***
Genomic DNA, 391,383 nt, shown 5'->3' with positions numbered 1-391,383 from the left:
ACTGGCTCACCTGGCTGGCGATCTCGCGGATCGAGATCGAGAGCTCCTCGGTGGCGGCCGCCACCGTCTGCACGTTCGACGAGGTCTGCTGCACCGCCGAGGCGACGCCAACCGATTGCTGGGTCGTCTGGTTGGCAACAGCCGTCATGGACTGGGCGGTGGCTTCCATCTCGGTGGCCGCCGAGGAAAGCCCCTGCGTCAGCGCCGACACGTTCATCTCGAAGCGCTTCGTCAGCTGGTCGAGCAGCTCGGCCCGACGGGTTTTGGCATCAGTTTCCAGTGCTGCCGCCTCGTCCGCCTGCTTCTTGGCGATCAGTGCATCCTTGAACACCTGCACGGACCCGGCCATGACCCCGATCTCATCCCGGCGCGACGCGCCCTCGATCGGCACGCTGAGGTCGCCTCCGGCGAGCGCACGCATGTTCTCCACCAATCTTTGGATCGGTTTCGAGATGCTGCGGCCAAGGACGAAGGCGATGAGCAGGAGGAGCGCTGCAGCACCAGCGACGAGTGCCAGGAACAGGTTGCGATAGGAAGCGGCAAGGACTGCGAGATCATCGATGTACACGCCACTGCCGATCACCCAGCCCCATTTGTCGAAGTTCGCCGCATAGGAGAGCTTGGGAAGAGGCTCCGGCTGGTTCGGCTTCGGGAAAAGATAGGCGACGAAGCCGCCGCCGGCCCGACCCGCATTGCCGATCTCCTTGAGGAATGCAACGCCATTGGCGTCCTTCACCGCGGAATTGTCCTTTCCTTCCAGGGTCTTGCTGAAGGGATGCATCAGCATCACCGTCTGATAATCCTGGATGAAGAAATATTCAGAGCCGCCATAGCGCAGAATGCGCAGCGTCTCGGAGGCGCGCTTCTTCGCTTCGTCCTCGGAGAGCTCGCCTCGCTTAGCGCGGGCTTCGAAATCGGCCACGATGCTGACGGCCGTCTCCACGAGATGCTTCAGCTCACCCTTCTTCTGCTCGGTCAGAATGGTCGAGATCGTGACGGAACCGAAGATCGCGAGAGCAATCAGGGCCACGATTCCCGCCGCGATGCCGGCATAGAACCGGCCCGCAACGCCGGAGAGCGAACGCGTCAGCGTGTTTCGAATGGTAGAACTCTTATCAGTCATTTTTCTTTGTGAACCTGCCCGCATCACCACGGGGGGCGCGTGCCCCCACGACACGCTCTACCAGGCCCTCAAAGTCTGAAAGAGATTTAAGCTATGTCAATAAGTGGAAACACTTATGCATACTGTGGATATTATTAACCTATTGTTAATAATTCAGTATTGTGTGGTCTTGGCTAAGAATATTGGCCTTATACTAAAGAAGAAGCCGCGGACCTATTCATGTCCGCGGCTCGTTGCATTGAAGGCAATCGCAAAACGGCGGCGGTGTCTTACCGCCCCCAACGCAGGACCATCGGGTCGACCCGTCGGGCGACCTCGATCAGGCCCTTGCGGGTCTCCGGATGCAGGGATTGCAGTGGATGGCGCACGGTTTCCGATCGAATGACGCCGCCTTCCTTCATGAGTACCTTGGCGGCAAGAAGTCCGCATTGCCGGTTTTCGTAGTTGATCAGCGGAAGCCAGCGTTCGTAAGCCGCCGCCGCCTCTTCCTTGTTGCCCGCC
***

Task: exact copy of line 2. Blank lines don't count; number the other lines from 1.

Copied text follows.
ACTGGCTCACCTGGCTGGCGATCTCGCGGATCGAGATCGAGAGCTCCTCGGTGGCGGCCGCCACCGTCTGCACGTTCGACGAGGTCTGCTGCACCGCCGAGGCGACGCCAACCGATTGCTGGGTCGTCTGGTTGGCAACAGCCGTCATGGACTGGGCGGTGGCTTCCATCTCGGTGGCCGCCGAGGAAAGCCCCTGCGTCAGCGCCGACACGTTCATCTCGAAGCGCTTCGTCAGCTGGTCGAGCAGCTCGGCCCGACGGGTTTTGGCATCAGTTTCCAGTGCTGCCGCCTCGTCCGCCTGCTTCTTGGCGATCAGTGCATCCTTGAACACCTGCACGGACCCGGCCATGACCCCGATCTCATCCCGGCGCGACGCGCCCTCGATCGGCACGCTGAGGTCGCCTCCGGCGAGCGCACGCATGTTCTCCACCAATCTTTGGATCGGTTTCGAGATGCTGCGGCCAAGGACGAAGGCGATGAGCAGGAGGAGCGCTGCAGCACCAGCGACGAGTGCCAGGAACAGGTTGCGATAGGAAGCGGCAAGGACTGCGAGATCATCGATGTACACGCCACTGCCGATCACCCAGCCCCATTTGTCGAAGTTCGCCGCATAGGAGAGCTTGGGAAGAGGCTCCGGCTGGTTCGGCTTCGGGAAAAGATAGGCGACGAAGCCGCCGCCGGCCCGACCCGCATTGCCGATCTCCTTGAGGAATGCAACGCCATTGGCGTCCTTCACCGCGGAATTGTCCTTTCCTTCCAGGGTCTTGCTGAAGGGATGCATCAGCATCACCGTCTGATAATCCTGGATGAAGAAATATTCAGAGCCGCCATAGCGCAGAATGCGCAGCGTCTCGGAGGCGCGCTTCTTCGCTTCGTCCTCGGAGAGCTCGCCTCGCTTAGCGCGGGCTTCGAAATCGGCCACGATGCTGACGGCCGTCTCCACGAGATGCTTCAGCTCACCCTTCTTCTGCTCGGTCAGAATGGTCGAGATCGTGACGGAACCGAAGATCGCGAGAGCAATCAGGGCCACGATTCCCGCCGCGATGCCGGCATAGAACCGGCCCGCAACGCCGGAGAGCGAACGCGTCAGCGTGTTTCGAATGGTAGAACTCTTATCAGTCATTTTTCTTTGTGAACCTGCCCGCATCACCACGGGGGGCGCGTGCCCCCACGACACGCTCTACCAGGCCCTCAAAGTCTGAAAGAGATTTAAGCTATGTCAATAAGTGGAAACACTTATGCATACTGTGGATATTATTAACCTATTGTTAATAATTCAGTATTGTGTGGTCTTGGCTAAGAATATTGGCCTTATACTAAAGAAGAAGCCGCGGACCTATTCATGTCCGCGGCTCGTTGCATTGAAGGCAATCGCAAAACGGCGGCGGTGTCTTACCGCCCCCAACGCAGGACCATCGGGTCGACCCGTCGGGCGACCTCGATCAGGCCCTTGCGGGTCTCCGGATGCAGGGATTGCAGTGGATGGCGCACGGTTTCCGATCGAATGACGCCGCCTTCCTTCATGAGTACCTTGGCGGCAAGAAGTCCGCATTGCCGGTTTTCGTAGTTGATCAGCGGAAGCCAGCGTTCGTAAGCCGCCGCCGCCTCTTCCTTGTTGCCCGCC